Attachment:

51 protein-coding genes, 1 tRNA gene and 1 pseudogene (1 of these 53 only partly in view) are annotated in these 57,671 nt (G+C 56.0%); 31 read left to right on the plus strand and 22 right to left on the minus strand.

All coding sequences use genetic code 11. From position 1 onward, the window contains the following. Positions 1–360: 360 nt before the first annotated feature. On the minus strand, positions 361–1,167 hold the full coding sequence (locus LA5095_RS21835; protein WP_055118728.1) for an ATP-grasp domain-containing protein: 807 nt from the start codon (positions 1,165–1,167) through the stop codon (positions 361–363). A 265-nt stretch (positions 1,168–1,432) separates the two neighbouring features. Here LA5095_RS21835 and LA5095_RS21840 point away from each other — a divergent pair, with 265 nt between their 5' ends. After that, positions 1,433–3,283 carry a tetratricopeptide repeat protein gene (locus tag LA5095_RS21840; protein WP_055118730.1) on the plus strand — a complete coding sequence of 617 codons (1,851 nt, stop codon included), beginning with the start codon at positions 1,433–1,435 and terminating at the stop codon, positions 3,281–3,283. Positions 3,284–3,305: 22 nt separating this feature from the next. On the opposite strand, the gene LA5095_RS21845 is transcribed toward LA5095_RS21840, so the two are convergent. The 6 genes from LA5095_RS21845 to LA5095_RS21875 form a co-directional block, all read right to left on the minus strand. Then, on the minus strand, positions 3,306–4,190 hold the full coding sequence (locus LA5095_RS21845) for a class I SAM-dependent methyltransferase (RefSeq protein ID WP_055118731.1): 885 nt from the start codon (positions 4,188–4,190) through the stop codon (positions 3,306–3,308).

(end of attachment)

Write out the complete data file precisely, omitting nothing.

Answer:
51 protein-coding genes, 1 tRNA gene and 1 pseudogene (1 of these 53 only partly in view) are annotated in these 57,671 nt (G+C 56.0%); 31 read left to right on the plus strand and 22 right to left on the minus strand.

All coding sequences use genetic code 11. From position 1 onward, the window contains the following. Positions 1–360: 360 nt before the first annotated feature. On the minus strand, positions 361–1,167 hold the full coding sequence (locus LA5095_RS21835; protein WP_055118728.1) for an ATP-grasp domain-containing protein: 807 nt from the start codon (positions 1,165–1,167) through the stop codon (positions 361–363). A 265-nt stretch (positions 1,168–1,432) separates the two neighbouring features. Here LA5095_RS21835 and LA5095_RS21840 point away from each other — a divergent pair, with 265 nt between their 5' ends. After that, positions 1,433–3,283 carry a tetratricopeptide repeat protein gene (locus tag LA5095_RS21840; protein WP_055118730.1) on the plus strand — a complete coding sequence of 617 codons (1,851 nt, stop codon included), beginning with the start codon at positions 1,433–1,435 and terminating at the stop codon, positions 3,281–3,283. Positions 3,284–3,305: 22 nt separating this feature from the next. On the opposite strand, the gene LA5095_RS21845 is transcribed toward LA5095_RS21840, so the two are convergent. The 6 genes from LA5095_RS21845 to LA5095_RS21875 form a co-directional block, all read right to left on the minus strand. Then, on the minus strand, positions 3,306–4,190 hold the full coding sequence (locus LA5095_RS21845) for a class I SAM-dependent methyltransferase (RefSeq protein ID WP_055118731.1): 885 nt from the start codon (positions 4,188–4,190) through the stop codon (positions 3,306–3,308).